Many find it difficult to unwind at night. The days bustle swirls around their minds while they stare restlessly at the ceiling. For people who can’t seem to turn off their brains, noise machines have been used to echo waves from a beach, crickets chirping in a field, whales singing, and thunderstorms rolling across the sky. These repetitive sounds have helped people relax and fall asleep for generations.
Popular Forms of ASMR
There are wide varieties of ASMRs, and not all ASMR sounds affect everyone. Some enjoy listening to people brushing hair, while others may enjoy listening to the sound of people chewing. Regardless of what is being recorded, most focus on private experiences.
When first starting your journey into the world of ASMR, be aware of any misophonia, hatred of sounds, that you may have.
Some people are commonly triggered by open mouth chewing, tapping, or pen clicks. If there is a sound that affects you, be careful which audio you consume. Exposing yourself to one of these sounds early on could turn you off to ASMR forever.
Without a doubt, the most popular type of ASMR, is whispering! Even if the video is not focused around the actual speaking, content creators will usually address the audience in a hushed voice before the video starts.
If you are new to ASMR, don’t be discouraged if you can’t enjoy a person whispering. Speech patterns, mouth moisture, and accents vary from person to person. While many prefer British accents and a female voice, some like lisps and lip smacking.
It’s a wonderfully diverse world, isn’t it?! WOW!
Many ASMRtists use special microphones to personalize specific sounds, one of which looks like a human head. Creators will drape high quality wigs over these microphones and gently pull a comb through the hair. Those who enjoy getting their own hair brushed by another, associate the familiar sound with the feeling.
Just like brushing, many like having their backs scratched.
In these videos, mics are either directly scratched or the artist slowly drags their nails up and down a nearby surface.
The level of thought and intention that goes into ASMR content is quite impressive, and seems to span a broad spectrum of ideas and innovations.
Repetitive sounds like these are more focused on proximity. The sound of a loved one reading a book in bed or working quietly at their desk can help the listeners feel like they are not alone.
The rustling of paper being flipped-over every few seconds, a pen nib gliding across parchment, or the consistent clacking of a mechanical keyboard can help many feel like there is someone just out of sight – someone who might love us.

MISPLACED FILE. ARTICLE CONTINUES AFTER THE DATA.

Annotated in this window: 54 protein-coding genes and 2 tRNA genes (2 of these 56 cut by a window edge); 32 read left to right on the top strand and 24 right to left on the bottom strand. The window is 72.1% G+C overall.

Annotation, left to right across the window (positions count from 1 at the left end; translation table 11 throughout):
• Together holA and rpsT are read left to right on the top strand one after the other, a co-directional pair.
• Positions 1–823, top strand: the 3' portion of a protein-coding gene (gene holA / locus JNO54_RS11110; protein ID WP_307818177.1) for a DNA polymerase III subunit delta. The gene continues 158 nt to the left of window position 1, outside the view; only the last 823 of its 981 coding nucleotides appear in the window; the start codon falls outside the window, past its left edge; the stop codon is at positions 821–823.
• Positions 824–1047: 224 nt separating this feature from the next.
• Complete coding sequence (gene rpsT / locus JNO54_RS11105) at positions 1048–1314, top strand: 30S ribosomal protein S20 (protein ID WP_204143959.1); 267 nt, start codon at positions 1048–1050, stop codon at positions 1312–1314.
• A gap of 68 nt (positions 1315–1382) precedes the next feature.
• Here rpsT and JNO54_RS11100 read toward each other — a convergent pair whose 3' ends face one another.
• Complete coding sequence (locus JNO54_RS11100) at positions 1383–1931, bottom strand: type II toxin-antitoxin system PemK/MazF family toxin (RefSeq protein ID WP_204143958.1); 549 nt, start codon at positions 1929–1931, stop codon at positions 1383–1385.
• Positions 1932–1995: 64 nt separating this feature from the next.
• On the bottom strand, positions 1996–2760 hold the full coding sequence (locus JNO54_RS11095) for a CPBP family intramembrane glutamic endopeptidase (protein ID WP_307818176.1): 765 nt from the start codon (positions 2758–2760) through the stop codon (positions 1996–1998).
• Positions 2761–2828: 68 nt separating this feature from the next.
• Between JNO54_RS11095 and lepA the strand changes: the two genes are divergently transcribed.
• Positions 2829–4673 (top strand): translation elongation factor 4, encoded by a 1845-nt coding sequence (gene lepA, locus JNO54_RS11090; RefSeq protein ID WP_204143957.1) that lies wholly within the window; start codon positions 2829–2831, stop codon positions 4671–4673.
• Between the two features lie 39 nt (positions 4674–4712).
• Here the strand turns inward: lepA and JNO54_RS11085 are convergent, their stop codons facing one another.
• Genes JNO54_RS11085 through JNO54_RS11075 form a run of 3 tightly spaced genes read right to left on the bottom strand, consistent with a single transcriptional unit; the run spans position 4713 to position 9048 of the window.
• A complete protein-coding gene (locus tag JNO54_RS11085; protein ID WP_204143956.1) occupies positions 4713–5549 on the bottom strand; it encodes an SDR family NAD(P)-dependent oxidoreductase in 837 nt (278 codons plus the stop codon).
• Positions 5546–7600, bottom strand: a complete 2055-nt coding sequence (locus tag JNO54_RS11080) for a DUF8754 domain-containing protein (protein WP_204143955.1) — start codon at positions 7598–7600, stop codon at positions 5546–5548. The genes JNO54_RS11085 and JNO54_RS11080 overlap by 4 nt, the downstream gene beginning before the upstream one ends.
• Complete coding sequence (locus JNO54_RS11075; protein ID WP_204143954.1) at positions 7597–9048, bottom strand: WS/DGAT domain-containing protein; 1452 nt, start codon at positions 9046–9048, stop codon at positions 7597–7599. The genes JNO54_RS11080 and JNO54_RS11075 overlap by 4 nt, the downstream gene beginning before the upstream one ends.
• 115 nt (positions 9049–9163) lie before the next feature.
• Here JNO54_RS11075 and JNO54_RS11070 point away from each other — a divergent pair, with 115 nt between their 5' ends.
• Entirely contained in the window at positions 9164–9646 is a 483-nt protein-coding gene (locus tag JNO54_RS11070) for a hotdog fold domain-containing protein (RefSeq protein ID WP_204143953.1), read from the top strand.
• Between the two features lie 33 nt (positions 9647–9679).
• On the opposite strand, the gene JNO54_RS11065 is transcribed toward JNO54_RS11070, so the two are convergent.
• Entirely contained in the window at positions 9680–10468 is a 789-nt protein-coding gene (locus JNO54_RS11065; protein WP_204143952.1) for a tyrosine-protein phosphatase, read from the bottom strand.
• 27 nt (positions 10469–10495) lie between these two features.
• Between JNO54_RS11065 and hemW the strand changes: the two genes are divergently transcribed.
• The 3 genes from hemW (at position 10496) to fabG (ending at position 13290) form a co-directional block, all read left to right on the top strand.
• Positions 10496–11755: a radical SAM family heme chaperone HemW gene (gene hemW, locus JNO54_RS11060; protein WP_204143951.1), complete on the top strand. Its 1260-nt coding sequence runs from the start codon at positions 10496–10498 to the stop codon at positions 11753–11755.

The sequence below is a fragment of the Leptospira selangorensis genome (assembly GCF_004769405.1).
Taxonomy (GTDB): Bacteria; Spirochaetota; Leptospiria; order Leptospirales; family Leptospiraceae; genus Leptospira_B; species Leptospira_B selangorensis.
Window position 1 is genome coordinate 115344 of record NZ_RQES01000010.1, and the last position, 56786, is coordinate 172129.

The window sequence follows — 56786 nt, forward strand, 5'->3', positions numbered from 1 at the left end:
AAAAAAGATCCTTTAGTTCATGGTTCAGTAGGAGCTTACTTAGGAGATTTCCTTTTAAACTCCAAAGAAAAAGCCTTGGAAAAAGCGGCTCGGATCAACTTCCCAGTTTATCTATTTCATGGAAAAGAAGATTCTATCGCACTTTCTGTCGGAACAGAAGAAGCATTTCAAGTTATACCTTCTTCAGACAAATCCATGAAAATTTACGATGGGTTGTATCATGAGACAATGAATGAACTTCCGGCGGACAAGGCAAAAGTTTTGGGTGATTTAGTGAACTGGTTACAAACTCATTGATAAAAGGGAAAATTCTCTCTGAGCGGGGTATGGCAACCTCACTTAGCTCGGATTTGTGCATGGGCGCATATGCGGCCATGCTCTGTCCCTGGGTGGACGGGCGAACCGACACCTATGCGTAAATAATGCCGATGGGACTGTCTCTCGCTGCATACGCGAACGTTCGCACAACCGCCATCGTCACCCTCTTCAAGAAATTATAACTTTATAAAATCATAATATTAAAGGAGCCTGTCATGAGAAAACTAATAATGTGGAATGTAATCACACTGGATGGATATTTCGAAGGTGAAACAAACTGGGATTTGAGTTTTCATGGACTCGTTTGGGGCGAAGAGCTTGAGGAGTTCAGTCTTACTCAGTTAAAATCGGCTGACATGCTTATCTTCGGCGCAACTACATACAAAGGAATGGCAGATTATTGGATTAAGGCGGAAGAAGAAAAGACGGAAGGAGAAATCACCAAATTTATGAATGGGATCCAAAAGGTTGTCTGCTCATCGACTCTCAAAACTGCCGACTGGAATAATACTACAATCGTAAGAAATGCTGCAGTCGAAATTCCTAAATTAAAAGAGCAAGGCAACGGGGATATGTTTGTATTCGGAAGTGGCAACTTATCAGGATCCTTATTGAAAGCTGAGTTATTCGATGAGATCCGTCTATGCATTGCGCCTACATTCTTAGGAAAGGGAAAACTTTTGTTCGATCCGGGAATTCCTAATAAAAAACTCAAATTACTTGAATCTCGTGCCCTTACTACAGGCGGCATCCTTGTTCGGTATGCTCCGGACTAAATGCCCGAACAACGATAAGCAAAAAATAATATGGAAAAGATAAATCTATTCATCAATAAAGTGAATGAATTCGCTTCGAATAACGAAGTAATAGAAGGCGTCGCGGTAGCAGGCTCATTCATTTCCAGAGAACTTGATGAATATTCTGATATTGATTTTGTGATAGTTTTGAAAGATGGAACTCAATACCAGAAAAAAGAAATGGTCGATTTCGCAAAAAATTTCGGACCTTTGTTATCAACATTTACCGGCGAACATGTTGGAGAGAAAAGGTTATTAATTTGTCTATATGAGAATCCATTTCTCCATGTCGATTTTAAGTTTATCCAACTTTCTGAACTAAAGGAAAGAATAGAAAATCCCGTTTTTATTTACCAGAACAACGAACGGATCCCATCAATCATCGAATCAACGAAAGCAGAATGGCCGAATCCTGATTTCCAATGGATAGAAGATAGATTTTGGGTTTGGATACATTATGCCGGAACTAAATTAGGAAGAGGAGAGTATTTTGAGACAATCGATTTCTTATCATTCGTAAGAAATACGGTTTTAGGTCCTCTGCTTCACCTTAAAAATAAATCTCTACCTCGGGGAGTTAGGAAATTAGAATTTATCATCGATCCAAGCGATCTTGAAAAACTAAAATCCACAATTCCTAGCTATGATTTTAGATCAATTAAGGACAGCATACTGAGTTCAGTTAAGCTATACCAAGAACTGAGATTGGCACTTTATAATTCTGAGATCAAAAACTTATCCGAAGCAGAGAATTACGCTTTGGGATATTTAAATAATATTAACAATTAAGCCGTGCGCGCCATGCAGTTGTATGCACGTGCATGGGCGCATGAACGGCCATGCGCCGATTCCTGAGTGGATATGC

And thus we feel nurtured and heard, even if for a moment.
Chewing sounds are the most polarizing of all ASMR. Chances are, you either love or hate the sound of another human being chewing. In this ASMR type, the recorded person eats, slurps, or crunches on a wide variety of foods. Many who enjoy mukbang, watching people eat large quantities of food, also enjoy chewing styled ASMR.
Not for Everyone
While the ASMR audience has been growing, especially during the COVID-19 pandemic, when many are alone at home, there are many people who abhor this unusual craze.
For some, misophonias are too challenging for them. The sounds of people whispering, chewing, and typing can cause a visceral response. For these people, enjoying ASMR is out of the question.
If you find it difficult to be around these sounds in real life, don’t be surprised if you don’t enjoy them in your digital life either.
Not every ASMR will nurture you. Some will really piss you off!
Due to the fundamental relationship between SMR and memory retrieval, individuals who have had bad experiences associated with the sounds in videos, things like brushing hair or cleaning teeth, may find that reliving the memory to be too traumatic to enjoy.
Keep an Open Mind
It might not be for everyone, but studies show that people who start listening to ASMR and expect it to be a pleasurable experience are more likely to enjoy the benefits of listening to ASMR.
On the contrary, if you are convinced that you will hate ASMR, you are much more likely to have a negative experience.
This is the same in all aspects of our lives. When we enter an experience with positivity, openness, clarity, and relaxation, we increase the possibility that the experience will be enjoyable and beneficial.
Additionally, the more we are proactive in any experience, even the most difficult ones, the more we will arrive at our destination with light, love, and joy in our hearts.
Venture carefully into the world of ASMR. Love yourself in all things. Remember, too, that the more work you do internally means the less the external will negatively impact your life.
YOU ARE LIGHT AND LOVE!